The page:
You can buy the Sculpey sample pack here*

You can buy a fimo starter pack here*

When the Sculpey arrived I couldn't wait to use it, so I made these cute doughnut charms ^^

To make these charms I followed intructions from the book 'Tasty Trinkets' by Charlotte Stowell. I highly recommed this book.
I found the Sculpey much easier to use for making handmade charms than Fimo. Sculpey is much more pliable and softens a lot quicker than Fimo.

However I think that Fimo is much better to use with silicone moulds because it isn't as soft as sculpey. Below is a photo of 2 oreo pendants I made, the strawberry oreo in made of Sculpey, the chocolate oreo is made of Fimo.

I used the same mould for both of these pendants.

I don't know if you can see it very well on the picture, but the chocolate oreo has kept it's shape and pattern better than the strawberry one. The Fimo is much firmer which makes it easier to push out of the mould, whereas the Sculpey stuck to the mould. The chocolate oreo took me 5 minutes to make, minus the filling, the strawberry oreo took me 20 minutes.

So in my opinion, use Sculpey III for handmade charms and Fimo Soft for silicone moulds :)

Loppy x
Here is the tool kit I actually use myself, I don't think you'll need any other pliers for basic jewellery making. It comes in a handy little travel case which I've found useful for taking to craft fairs to do any last minute alterations or repairs. I also love how small the pliers are and, as they fit in the palm of my hand, I find them easier to use than regular pliers. The colour coded handles on the pliers are great for learning which pliers do what.

I haven't actually used these myself as I have never used memory wire, but I shall buy some soon as I would like to start using memory wire.

I used one of these in a jewellery making cafe in Wales, they work wonders keeping all the beads from rolling around everywhere!

Jump rings are probably the most crucial jewellery finding you can get, they attach nearly everything together! Jump rings come in a variety of sizes and colours, even different shapes! They can also be used for chainmail work.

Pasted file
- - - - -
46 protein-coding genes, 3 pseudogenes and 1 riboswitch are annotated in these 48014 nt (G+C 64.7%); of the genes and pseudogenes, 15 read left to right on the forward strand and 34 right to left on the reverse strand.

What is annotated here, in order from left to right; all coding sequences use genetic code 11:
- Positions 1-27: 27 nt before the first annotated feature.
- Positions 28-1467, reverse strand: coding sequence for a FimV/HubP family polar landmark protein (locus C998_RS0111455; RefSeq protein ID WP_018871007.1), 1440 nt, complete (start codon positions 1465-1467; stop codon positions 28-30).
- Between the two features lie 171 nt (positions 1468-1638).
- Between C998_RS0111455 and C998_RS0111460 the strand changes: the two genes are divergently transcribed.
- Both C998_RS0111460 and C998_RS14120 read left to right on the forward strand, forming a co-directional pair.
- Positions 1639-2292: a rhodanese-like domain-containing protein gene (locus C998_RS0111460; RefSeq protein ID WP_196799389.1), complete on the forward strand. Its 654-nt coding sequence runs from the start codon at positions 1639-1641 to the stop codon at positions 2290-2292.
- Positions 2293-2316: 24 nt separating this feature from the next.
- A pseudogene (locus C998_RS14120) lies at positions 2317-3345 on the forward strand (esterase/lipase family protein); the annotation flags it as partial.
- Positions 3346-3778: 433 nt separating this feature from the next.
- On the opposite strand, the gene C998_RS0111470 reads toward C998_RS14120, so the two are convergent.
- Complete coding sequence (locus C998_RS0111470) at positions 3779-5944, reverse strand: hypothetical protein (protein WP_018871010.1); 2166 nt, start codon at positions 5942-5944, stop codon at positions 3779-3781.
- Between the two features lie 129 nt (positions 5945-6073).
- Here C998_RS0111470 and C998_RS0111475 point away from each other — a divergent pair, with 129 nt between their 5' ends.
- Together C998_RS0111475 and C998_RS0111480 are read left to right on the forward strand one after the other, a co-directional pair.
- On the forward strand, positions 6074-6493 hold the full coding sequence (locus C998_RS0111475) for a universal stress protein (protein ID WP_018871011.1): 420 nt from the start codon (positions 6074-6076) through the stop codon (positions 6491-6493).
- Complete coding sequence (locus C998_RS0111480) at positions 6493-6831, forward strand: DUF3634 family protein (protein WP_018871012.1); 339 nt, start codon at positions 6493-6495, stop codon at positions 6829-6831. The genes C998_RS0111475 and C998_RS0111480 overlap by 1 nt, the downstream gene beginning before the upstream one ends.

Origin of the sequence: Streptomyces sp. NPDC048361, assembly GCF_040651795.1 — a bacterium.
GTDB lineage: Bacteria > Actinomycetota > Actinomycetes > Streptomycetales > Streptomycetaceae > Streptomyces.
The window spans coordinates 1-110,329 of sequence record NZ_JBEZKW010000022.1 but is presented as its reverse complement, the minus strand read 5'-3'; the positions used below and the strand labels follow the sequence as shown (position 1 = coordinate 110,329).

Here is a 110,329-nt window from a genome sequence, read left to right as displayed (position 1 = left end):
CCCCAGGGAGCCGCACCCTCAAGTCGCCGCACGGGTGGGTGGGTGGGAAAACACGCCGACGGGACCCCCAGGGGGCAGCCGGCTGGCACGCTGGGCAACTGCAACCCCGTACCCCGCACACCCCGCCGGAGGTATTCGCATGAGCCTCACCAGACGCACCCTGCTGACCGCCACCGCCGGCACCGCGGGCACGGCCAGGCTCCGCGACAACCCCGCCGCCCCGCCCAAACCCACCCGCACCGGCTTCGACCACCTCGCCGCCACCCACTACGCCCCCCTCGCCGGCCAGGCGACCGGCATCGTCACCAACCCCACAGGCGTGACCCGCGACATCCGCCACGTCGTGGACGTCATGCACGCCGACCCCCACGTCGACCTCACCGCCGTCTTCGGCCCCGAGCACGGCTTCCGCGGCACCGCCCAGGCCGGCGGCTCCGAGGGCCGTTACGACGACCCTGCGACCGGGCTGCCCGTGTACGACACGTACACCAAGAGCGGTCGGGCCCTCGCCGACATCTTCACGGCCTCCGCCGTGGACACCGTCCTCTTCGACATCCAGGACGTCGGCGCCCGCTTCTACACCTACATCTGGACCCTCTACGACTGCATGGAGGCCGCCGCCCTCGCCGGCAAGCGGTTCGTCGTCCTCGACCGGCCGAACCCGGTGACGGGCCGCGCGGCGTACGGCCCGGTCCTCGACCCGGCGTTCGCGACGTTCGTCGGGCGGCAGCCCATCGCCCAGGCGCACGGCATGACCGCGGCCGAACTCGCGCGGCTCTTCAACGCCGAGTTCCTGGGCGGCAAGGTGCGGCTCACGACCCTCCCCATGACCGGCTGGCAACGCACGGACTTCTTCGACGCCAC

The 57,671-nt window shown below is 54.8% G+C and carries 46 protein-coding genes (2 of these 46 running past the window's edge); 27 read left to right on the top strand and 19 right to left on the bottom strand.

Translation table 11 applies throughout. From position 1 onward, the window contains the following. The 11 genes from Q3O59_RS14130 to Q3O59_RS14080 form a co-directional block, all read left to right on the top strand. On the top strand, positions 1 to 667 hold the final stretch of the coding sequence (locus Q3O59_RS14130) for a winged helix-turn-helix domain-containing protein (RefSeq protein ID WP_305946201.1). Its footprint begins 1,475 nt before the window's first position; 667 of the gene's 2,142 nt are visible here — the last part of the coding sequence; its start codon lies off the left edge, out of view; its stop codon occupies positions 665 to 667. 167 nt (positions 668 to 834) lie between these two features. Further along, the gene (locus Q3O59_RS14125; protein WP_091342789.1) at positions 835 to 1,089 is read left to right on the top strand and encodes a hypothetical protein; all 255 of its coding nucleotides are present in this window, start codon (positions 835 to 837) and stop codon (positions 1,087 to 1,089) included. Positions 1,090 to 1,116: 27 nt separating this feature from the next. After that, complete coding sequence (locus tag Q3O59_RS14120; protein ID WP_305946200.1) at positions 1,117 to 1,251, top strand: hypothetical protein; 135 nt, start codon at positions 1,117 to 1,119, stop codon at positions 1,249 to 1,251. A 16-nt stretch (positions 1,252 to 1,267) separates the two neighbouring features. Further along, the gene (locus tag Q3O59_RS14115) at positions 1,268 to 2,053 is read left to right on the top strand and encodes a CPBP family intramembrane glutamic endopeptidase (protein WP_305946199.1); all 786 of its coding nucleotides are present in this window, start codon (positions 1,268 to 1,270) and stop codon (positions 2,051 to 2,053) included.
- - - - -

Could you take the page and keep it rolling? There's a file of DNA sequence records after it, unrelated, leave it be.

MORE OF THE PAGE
Headpins and eyepins are used mainly for turning beads into charms. Eyepins can be used to turn handmade polymer clay shapes into charms. Headpins are used to make a charm with nothing else attached whereas eyepins are used to make a charm that you can dangle another charm or pendant from.

Chains are used mainly for bracelets and necklaces. I like to use scrap pieces of chain on kilt pins too. It is usually purchased by the metre and there are many varieties available. Pre-assembled necklace chains are also available which would be great to use if you are new to jewellery making.

Earring findings come in a large variety of styles. I personally prefer French fishing wire (called long ballwire/fish hook on Beads Unlimited) and flat stud pads. Flat stud pads can only have flat-backed cabochons glued onto them.

*Beads Unlimited is one of my favourite beading suppliers, the wholesale prices are super cheap and everything is great quality!*

Loppy x
When I sell my jewellery, I've noticed that many people I've come across say to me 'Wow, I'd love to be able to create something like this, but I'd never be able to; it's too hard and time consuming for me!'
Then I respond to these people by saying 'It's not as hard as you think once you've tried it a few times. It took me a few months to learn all of the techniques correctly but now it doesn't even take me 5 minutes to make a pair of earrings!'

And it's true, jewellery making doesn't have to be very time consuming, and it doesn't have to be difficult. I taught myself how to do it. I guessed how to attach jump rings to charms and chains, and looking back now I wish I had looked on the internet to learn how to do the techniques because I could've been making 5 minute earrings within the first month! All you really need is the motivation and patience to learn, and lots of practice!

My motivation was to create gifts that my friends would love. It was nearing Christmas and I didn't have a penny to my name to buy gifts for my friends, I'd always been interested in jewellery making so I thought I'd give it a try. I borrowed some money off my mom and purchased a few supplies off ebay and from my local market. About a week after, I had 6 kilt pins with 5 charms on each (poorly attached charms may I add!) and they were ready to give to my friends. Before I wrapped them up I wrote a small card explaining how each charm on the pin was personal to my friend (such as a pepsi can because they're usually very hyper, or a dress on a coat hanger because they're very stylish).
The pins weren't amazing but my friends loved them because I'd taken the time to personalise each one to match each person. Two and a half years on, a few of my friends still have them, although most of the charms have fallen off :')

So all it really takes is practice and motivation :) And if your first few attempts go wrong, don't panic! You'll get it right eventually.

Magazines such as Making Jewellery, Make Jewellery and Beads & Beyond can really help when it comes to learning techniques. Making Jewellery is my personal favourite.

And if you're really struggling, ebay is a great place to buy pre-assembled necklace chains and bracelets that you simply attach pendants or charms to. You could try making memory wire bracelets, all you do is create a loop in one end of the wire, thread beads onto the wire and create a loop at the other end, simple!

Loppy x